‘I don’t think about the other parties’: Elizabeth May dismisses vote-splitting concerns
WATCH ABOVE: Global’s Vassy Kapelos sits down one-on-one with Green Party leader Elizabeth May
VANCOUVER – Despite polls showing the NDP in the lead, Green Party leader Elizabeth May isn’t worried about splitting the vote in her home province of B.C.
“I don’t think about the other parties actually much at all,” May told Global News in an interview Wednesday. “We’re offering British Columbians the strongest voice in Parliament.”
May is currently the Green Party’s only elected member of parliament. Bruce Hyer, the other, crossed the floor from the NDP in 2013.
The Green Party also released their full election platform Wednesday, pledging billions of dollars for the environment, infrastructure, health care and support for seniors – all without running a deficit.
May says she expects her party to have presence in B.C., but didn’t pinpoint by how many seats.
“We’re the only party that is prepared to say that we won’t allow tankers out of this port right behind me,” May said, referring to Vancouver’s port.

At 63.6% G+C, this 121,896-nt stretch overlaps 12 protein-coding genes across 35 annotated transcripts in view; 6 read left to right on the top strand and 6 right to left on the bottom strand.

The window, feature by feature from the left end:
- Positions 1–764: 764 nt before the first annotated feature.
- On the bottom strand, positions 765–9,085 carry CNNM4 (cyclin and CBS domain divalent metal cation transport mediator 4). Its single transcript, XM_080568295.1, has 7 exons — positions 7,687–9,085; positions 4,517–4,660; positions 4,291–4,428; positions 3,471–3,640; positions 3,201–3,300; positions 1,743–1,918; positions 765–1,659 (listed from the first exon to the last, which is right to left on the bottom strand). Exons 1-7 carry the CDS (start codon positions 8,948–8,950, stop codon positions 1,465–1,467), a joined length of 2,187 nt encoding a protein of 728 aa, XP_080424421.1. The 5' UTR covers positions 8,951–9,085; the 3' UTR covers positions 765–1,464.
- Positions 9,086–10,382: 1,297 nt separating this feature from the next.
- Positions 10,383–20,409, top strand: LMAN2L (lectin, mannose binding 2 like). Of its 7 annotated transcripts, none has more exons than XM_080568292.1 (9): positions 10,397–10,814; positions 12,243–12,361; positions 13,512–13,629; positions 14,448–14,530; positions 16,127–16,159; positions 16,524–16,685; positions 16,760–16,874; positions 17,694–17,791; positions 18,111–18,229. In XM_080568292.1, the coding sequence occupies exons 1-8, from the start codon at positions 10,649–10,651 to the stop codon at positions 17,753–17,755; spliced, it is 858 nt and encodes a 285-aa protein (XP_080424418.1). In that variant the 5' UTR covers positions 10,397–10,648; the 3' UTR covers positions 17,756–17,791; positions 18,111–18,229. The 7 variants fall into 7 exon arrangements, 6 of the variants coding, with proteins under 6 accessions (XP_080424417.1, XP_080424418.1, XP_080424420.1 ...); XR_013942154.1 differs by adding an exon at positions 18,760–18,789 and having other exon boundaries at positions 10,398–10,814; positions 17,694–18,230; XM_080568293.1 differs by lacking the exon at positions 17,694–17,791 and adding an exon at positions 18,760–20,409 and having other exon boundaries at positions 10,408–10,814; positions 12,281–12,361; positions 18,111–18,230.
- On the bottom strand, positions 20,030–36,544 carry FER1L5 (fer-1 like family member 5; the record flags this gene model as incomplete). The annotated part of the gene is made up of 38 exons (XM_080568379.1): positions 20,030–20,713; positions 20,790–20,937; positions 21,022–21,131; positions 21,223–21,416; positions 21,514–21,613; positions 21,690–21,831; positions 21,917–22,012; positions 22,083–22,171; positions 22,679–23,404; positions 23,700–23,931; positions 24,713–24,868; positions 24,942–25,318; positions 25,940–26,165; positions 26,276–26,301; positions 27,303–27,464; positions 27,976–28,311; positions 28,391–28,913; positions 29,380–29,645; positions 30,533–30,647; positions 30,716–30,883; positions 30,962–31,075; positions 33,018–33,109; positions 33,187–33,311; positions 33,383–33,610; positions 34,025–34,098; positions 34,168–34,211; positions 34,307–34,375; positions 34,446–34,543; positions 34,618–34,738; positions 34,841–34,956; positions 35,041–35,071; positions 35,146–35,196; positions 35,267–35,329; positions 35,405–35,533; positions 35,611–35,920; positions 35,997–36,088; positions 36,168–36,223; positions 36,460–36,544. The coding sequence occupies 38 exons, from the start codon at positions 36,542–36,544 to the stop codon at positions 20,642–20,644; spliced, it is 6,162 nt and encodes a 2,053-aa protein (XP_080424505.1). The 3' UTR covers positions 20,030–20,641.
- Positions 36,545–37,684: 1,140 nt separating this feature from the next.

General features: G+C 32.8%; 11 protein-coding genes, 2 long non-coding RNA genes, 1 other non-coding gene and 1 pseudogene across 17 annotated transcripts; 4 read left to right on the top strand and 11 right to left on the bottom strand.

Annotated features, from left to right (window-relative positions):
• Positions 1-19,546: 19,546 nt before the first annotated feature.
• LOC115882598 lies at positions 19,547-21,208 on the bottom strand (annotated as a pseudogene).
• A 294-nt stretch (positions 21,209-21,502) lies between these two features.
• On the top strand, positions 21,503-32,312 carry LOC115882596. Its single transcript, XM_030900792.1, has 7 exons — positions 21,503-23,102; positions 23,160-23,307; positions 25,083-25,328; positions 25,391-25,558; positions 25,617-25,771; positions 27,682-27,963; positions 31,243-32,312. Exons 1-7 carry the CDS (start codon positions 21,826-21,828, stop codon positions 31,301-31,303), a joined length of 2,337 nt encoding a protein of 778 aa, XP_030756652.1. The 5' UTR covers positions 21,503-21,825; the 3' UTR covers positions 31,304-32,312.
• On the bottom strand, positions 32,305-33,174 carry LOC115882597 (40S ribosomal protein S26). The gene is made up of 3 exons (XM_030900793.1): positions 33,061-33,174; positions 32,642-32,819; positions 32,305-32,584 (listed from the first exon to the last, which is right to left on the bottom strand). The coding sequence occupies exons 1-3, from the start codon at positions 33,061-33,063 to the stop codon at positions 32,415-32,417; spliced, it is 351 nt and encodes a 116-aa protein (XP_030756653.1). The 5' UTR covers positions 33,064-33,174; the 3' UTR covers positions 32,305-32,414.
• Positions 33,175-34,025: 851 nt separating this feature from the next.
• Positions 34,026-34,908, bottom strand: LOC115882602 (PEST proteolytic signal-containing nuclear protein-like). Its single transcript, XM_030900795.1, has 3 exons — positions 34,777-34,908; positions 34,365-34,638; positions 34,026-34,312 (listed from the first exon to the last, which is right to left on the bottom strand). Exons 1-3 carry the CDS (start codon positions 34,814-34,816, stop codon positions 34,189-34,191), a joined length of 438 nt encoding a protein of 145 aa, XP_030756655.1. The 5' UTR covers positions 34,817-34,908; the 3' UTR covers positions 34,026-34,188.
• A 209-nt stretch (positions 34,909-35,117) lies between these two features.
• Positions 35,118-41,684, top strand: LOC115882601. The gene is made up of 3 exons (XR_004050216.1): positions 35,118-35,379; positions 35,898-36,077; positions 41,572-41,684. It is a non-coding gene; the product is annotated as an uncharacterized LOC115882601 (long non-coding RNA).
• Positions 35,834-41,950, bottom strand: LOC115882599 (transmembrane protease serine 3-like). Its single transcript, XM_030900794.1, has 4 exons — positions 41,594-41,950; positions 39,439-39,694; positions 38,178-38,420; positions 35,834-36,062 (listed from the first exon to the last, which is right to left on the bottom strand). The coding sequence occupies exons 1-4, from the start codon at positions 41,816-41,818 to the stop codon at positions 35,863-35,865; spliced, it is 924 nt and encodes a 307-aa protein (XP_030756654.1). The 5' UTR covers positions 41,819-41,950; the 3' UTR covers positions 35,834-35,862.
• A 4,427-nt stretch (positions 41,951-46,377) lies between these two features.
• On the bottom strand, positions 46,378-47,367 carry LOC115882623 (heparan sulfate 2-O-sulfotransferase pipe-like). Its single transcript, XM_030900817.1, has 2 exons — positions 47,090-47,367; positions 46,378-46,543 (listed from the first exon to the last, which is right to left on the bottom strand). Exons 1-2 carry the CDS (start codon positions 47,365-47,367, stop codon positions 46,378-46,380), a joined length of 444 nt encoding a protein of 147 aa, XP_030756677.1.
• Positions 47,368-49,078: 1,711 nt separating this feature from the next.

“We’re the only party that is offering British Columbians and committing to British Columbia that we will defend our coast.”
Though Conservatives hold a majority of seats in B.C., the NDP is currently polling as much as ten points ahead of every party.
University of British Columbia political scientist Max Cameron thinks many British Columbians who could vote either NDP or Green will direct their vote to the party they believe has the best chance of beating Conservatives.
“The Greens have a real problem, which is that they may be closer to the preferences of some progressive voters but the danger is that they could divide the vote,” Cameron said. “I think that’s likely something that will suppress the Green vote.”
Cameron does, however, think May’s seat on Vancouver Island is fairly safe.
At a campaign stop in Niagara Falls, NDP leader Tom Mulcair dismissed concerns the Greens could take away NDP votes in other parts of B.C. – though he wouldn’t mention the Green Party or May by name.
“I always try to respect my adversaries and that doesn’t change from party to party, because they all have their different strengths,” he said. “But I do know that in B.C. and across Canada, people want change”
May is adamant British Columbians, among others, will see it differently.
“We want…Canada to wake up to a big Green surprise the morning after the election.”
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